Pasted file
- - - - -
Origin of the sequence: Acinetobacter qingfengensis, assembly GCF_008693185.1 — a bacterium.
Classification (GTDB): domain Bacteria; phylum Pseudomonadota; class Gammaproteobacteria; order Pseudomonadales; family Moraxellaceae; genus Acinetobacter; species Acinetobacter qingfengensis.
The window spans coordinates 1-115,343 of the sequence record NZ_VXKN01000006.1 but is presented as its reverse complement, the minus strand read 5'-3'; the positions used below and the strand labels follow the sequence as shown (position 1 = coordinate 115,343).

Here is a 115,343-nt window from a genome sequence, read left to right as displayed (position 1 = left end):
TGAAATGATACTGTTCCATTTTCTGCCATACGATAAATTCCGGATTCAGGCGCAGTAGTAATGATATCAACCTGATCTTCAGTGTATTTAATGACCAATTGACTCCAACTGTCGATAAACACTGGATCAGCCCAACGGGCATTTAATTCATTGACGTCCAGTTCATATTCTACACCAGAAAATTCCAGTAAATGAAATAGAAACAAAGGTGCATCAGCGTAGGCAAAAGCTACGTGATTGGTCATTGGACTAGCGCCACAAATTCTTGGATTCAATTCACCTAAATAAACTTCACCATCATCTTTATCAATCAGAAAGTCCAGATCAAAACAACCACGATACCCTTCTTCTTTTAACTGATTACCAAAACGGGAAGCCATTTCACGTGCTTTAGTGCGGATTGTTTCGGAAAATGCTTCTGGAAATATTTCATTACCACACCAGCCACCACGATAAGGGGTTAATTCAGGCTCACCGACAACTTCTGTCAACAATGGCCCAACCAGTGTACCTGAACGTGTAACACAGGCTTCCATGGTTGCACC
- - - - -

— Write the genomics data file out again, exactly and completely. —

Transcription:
Origin of the sequence: Acinetobacter qingfengensis, assembly GCF_008693185.1 — a bacterium.
Classification (GTDB): domain Bacteria; phylum Pseudomonadota; class Gammaproteobacteria; order Pseudomonadales; family Moraxellaceae; genus Acinetobacter; species Acinetobacter qingfengensis.
The window spans coordinates 1-115,343 of the sequence record NZ_VXKN01000006.1 but is presented as its reverse complement, the minus strand read 5'-3'; the positions used below and the strand labels follow the sequence as shown (position 1 = coordinate 115,343).

Here is a 115,343-nt window from a genome sequence, read left to right as displayed (position 1 = left end):
TGAAATGATACTGTTCCATTTTCTGCCATACGATAAATTCCGGATTCAGGCGCAGTAGTAATGATATCAACCTGATCTTCAGTGTATTTAATGACCAATTGACTCCAACTGTCGATAAACACTGGATCAGCCCAACGGGCATTTAATTCATTGACGTCCAGTTCATATTCTACACCAGAAAATTCCAGTAAATGAAATAGAAACAAAGGTGCATCAGCGTAGGCAAAAGCTACGTGATTGGTCATTGGACTAGCGCCACAAATTCTTGGATTCAATTCACCTAAATAAACTTCACCATCATCTTTATCAATCAGAAAGTCCAGATCAAAACAACCACGATACCCTTCTTCTTTTAACTGATTACCAAAACGGGAAGCCATTTCACGTGCTTTAGTGCGGATTGTTTCGGAAAATGCTTCTGGAAATATTTCATTACCACACCAGCCACCACGATAAGGGGTTAATTCAGGCTCACCGACAACTTCTGTCAACAATGGCCCAACCAGTGTACCTGAACGTGTAACACAGGCTTCCATGGTTGCACC